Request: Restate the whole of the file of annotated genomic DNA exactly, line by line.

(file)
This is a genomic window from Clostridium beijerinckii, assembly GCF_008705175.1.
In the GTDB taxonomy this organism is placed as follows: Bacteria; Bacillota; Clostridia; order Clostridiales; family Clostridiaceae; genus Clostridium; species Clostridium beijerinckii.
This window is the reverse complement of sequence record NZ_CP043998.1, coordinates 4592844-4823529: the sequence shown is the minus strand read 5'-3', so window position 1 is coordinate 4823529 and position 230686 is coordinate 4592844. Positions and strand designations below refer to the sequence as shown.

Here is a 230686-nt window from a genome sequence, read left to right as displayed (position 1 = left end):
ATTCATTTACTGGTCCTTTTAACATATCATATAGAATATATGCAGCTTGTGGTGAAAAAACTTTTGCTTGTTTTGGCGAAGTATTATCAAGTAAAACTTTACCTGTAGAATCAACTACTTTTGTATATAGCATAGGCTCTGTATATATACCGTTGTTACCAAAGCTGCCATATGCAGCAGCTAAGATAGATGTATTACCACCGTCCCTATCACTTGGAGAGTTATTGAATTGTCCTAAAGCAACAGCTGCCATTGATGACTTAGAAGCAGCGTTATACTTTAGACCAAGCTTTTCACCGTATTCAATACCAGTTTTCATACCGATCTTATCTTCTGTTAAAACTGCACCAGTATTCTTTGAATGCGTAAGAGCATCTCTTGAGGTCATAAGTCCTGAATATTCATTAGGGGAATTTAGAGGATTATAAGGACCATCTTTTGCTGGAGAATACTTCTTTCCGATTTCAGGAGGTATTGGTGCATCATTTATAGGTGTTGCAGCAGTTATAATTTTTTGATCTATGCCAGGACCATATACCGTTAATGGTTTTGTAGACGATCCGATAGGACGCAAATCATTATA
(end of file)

This is a genomic window from Clostridium beijerinckii, assembly GCF_008705175.1.
In the GTDB taxonomy this organism is placed as follows: Bacteria; Bacillota; Clostridia; order Clostridiales; family Clostridiaceae; genus Clostridium; species Clostridium beijerinckii.
This window is the reverse complement of sequence record NZ_CP043998.1, coordinates 4592844-4823529: the sequence shown is the minus strand read 5'-3', so window position 1 is coordinate 4823529 and position 230686 is coordinate 4592844. Positions and strand designations below refer to the sequence as shown.

Here is a 230686-nt window from a genome sequence, read left to right as displayed (position 1 = left end):
ATTCATTTACTGGTCCTTTTAACATATCATATAGAATATATGCAGCTTGTGGTGAAAAAACTTTTGCTTGTTTTGGCGAAGTATTATCAAGTAAAACTTTACCTGTAGAATCAACTACTTTTGTATATAGCATAGGCTCTGTATATATACCGTTGTTACCAAAGCTGCCATATGCAGCAGCTAAGATAGATGTATTACCACCGTCCCTATCACTTGGAGAGTTATTGAATTGTCCTAAAGCAACAGCTGCCATTGATGACTTAGAAGCAGCGTTATACTTTAGACCAAGCTTTTCACCGTATTCAATACCAGTTTTCATACCGATCTTATCTTCTGTTAAAACTGCACCAGTATTCTTTGAATGCGTAAGAGCATCTCTTGAGGTCATAAGTCCTGAATATTCATTAGGGGAATTTAGAGGATTATAAGGACCATCTTTTGCTGGAGAATACTTCTTTCCGATTTCAGGAGGTATTGGTGCATCATTTATAGGTGTTGCAGCAGTTATAATTTTTTGATCTATGCCAGGACCATATACCGTTAATGGTTTTGTAGACGATCCGATAGGACGCAAATCATTATA